Author who opened her heart to readers after her husband drowned on a Caribbean holiday thought she had found her 'happy ending' with 'gorgeous, grey-haired widower' who became her killer
It was not just Helen Bailey's family who grieved for her when she was found dead last summer.
As well as the thousands of teenage fans of her Electra Brown novels, the writer had gained a huge following to her searingly honest blog about losing her first husband.
The online diary, which was later turned into a book called When Bad Things Happen in Good Bikinis, told of her husband John Sinfield's death in Barbados in 2011 and her long battle to come to terms with her loss.
Helen Bailey with her first husband John Sinfield. After witnessing him drown in Barbados in 2011. She started writing an acclaimed blog about her grief which later became a book
It was through her attempts to cope with his death that she met Ian Stewart, in a Facebook bereavement group, and she wrote to her followers telling them of her hopes she had found a 'happy ending'.
But she could not then have known that the man she dubbed her 'Gorgeous Grey-Haired Widower' or 'GGHW' would later kill her in a shocking plot to get his hands on her money.
Ms Bailey was born and brought up in the village Ponteland, Northumbria, the daughter of a public health inspector.
She studied physiology at Thames Polytechnic before embarking on a PhD, but was put off science when dealing with 'vomiting ferrets' at a London teaching hospital and decided to become a secretary.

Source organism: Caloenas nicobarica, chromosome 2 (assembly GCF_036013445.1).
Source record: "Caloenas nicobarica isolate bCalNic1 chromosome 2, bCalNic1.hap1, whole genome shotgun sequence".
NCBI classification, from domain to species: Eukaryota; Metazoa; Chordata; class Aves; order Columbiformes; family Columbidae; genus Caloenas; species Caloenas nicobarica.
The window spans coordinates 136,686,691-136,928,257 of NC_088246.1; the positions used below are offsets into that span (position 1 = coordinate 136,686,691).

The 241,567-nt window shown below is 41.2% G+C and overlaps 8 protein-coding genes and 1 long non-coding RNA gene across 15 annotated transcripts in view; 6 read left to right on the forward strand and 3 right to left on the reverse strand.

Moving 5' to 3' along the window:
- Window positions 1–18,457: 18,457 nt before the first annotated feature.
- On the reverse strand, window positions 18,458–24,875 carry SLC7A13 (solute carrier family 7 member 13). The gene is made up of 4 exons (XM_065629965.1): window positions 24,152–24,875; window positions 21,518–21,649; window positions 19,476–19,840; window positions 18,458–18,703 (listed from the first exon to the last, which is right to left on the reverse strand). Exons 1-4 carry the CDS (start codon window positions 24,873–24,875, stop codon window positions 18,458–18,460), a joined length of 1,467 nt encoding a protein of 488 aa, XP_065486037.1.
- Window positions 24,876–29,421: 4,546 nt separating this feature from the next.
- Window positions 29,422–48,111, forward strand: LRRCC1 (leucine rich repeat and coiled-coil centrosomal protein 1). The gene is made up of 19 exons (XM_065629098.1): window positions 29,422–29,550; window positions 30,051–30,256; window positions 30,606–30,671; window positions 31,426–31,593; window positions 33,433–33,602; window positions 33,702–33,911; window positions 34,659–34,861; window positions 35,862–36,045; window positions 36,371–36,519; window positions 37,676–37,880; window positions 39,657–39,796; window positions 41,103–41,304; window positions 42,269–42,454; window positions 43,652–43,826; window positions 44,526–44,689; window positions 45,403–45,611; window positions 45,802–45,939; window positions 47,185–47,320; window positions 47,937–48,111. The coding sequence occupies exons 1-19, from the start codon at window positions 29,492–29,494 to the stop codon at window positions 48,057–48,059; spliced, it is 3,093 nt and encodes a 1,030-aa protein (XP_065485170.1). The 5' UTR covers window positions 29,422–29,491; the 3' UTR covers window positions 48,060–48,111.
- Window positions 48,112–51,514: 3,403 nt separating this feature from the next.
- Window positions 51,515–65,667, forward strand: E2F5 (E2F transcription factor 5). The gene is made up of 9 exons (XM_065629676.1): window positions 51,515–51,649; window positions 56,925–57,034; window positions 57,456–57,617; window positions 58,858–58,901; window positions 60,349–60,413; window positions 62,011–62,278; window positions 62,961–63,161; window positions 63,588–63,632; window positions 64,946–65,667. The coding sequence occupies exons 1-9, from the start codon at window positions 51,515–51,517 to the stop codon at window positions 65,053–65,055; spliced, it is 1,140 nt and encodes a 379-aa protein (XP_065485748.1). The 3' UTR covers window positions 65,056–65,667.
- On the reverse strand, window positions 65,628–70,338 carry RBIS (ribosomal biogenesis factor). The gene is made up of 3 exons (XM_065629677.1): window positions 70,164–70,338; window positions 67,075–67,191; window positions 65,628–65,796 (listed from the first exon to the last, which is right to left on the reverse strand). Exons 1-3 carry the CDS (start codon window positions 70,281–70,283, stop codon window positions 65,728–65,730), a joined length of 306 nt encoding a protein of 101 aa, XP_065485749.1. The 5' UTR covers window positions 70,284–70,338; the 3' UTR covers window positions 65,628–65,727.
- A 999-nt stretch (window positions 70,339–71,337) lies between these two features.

A temporary post at a licensing agency in 1987 led to her meeting her husband, father-of-two and twice-married Mr Sinfield, as they stood at a photocopier.
Mr Sinfield was described as a very different character to Stewart, who she later met online
Mr Sinfield was a former BBC executive who went on to set up his own licensing company, handling the merchandising rights of characters such as Snoopy, Garfield and ET.
The couple set up home in North London at the height of the 'Yuppie boom' and drove around in a flashy Lotus Elan.
They married in Barbados in May 1996 and, while working negotiating contracts, Ms Bailey started writing in her free time, publishing over twenty books of short stories and young-adult fiction, including the successful teenage Electra Brown novels.
Ms Bailey described her A-level results as 'spectacularly disastrous', but she went to study science before becoming a successful writer of teen fiction
It was on a return trip to holiday island of Barbados in 2011 that Ms Bailey's life would be changed forever when she watched her husband sink beneath the waves and drown.
She later wrote of the tragedy: 'The day itself is a blur. For such a private, dignified man, he had a very public and undignified death, though I feel sure that he would not have known anything about it; that my screaming, the yells of the crowd, all fell on ears wired into an oxygen-starved brain.
'When everyone left — the doctors, the British consulate staff, the police — the momentum of death stopped. And I was alone.'
Writer Helen turned her grief into an acclaimed blog and book, pouring her heart out to readers, many of whom were a similar situation.
She wrote five months after John's death: 'It's been the most shockingly tearful start to August I've ever known. I've sobbed the length of Oxford Street, at the bus stop and on the bus; all over a poor woman walking her dog on Hampstead Heath and in the changing rooms at Uniqlo while trying to find a pair of jeans.'